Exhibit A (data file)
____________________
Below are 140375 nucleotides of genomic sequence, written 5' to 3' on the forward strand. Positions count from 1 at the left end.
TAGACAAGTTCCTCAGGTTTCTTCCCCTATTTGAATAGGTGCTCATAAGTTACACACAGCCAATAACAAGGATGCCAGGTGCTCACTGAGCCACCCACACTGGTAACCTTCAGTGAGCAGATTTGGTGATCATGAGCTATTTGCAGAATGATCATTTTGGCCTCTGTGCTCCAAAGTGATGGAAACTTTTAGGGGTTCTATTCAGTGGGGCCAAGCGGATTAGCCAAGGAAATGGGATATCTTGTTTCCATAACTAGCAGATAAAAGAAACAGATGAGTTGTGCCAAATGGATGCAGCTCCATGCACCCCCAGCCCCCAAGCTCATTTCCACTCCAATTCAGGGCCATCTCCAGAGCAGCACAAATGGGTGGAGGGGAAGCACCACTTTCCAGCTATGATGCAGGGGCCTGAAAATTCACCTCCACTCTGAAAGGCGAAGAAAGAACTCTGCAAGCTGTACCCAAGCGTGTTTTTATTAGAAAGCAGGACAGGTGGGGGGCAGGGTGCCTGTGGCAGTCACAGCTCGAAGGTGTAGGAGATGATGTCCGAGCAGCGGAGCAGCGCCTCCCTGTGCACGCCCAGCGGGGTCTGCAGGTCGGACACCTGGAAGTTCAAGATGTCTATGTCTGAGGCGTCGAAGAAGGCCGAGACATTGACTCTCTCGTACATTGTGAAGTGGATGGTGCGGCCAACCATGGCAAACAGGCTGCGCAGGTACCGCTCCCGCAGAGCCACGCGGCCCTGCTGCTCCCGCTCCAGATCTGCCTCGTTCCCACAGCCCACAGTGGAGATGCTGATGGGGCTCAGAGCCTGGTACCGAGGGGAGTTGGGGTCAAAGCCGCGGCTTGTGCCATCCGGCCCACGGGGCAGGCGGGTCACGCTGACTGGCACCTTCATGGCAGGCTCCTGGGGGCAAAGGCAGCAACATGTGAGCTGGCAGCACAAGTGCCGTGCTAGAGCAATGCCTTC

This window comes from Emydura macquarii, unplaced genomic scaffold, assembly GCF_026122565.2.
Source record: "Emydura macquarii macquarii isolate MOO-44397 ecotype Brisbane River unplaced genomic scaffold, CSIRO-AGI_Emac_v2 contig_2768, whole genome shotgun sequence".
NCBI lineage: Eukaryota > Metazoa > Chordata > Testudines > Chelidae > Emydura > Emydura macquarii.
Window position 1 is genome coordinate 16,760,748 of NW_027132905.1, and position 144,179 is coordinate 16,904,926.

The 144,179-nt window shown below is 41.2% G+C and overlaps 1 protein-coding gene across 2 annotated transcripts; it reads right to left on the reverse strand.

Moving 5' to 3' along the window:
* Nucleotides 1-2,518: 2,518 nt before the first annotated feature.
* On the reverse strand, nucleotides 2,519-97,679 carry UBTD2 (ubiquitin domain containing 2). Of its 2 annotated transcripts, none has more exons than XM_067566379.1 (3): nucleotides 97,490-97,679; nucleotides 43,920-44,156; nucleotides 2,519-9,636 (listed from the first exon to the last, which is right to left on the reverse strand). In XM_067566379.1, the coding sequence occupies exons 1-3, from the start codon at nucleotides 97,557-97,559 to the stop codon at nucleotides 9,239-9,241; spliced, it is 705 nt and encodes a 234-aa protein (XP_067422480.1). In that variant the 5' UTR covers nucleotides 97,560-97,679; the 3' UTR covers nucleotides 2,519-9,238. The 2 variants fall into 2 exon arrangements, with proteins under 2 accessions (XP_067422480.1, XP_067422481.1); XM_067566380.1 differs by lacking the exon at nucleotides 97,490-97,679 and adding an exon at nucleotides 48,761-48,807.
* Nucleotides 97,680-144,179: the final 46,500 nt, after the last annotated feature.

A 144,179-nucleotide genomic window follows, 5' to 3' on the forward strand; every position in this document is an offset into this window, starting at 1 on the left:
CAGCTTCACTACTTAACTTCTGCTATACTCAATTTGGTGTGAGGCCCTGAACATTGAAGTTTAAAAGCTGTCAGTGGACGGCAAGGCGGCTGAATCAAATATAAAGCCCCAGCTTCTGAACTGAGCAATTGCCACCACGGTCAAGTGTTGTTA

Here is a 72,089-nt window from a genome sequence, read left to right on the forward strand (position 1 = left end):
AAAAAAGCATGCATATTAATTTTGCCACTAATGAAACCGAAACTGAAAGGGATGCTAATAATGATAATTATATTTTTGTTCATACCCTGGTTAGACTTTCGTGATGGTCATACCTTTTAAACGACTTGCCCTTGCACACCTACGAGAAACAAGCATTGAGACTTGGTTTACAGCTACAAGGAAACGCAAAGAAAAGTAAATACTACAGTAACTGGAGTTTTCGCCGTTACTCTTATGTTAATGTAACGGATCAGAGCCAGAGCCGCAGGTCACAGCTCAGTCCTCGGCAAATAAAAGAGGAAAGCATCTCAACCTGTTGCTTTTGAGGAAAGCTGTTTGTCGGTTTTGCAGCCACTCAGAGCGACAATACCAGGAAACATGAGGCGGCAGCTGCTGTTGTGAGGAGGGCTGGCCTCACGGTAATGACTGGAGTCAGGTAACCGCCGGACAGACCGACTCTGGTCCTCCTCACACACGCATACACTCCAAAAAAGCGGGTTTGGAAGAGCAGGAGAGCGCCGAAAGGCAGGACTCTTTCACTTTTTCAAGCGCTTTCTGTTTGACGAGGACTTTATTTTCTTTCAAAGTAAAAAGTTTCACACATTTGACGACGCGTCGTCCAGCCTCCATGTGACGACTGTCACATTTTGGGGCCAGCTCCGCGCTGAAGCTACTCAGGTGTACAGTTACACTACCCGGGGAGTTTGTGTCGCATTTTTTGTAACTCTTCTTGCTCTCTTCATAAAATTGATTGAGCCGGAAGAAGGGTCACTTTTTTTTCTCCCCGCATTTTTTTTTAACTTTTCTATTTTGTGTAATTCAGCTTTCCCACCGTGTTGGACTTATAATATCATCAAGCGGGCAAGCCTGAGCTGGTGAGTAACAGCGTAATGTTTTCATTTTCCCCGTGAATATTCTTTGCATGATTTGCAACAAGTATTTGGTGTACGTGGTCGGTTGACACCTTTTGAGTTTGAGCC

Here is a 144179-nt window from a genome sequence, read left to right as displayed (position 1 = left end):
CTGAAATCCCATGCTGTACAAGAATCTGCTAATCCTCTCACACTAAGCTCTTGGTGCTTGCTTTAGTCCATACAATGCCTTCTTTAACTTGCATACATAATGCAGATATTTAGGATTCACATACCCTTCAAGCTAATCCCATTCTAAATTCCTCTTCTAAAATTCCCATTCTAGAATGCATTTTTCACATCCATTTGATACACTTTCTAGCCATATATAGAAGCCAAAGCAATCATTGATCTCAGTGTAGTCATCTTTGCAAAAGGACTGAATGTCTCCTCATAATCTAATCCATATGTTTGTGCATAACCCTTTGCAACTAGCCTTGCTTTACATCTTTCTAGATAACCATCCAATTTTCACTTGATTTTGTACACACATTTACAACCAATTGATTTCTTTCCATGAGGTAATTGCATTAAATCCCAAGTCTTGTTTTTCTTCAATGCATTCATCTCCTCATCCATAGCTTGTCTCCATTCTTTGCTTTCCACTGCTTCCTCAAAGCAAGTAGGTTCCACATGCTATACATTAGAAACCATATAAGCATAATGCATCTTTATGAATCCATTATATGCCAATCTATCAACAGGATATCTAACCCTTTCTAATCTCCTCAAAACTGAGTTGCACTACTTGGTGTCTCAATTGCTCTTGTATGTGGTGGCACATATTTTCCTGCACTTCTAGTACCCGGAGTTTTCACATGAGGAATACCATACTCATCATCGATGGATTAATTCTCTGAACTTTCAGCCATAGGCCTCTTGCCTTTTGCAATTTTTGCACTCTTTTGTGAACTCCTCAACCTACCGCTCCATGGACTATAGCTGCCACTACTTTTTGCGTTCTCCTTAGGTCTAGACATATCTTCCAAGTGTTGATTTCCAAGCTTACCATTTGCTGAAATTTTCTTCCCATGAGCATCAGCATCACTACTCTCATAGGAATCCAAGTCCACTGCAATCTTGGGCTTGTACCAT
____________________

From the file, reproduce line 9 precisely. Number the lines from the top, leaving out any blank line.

* Nucleotides 1-2,518: 2,518 nt before the first annotated feature.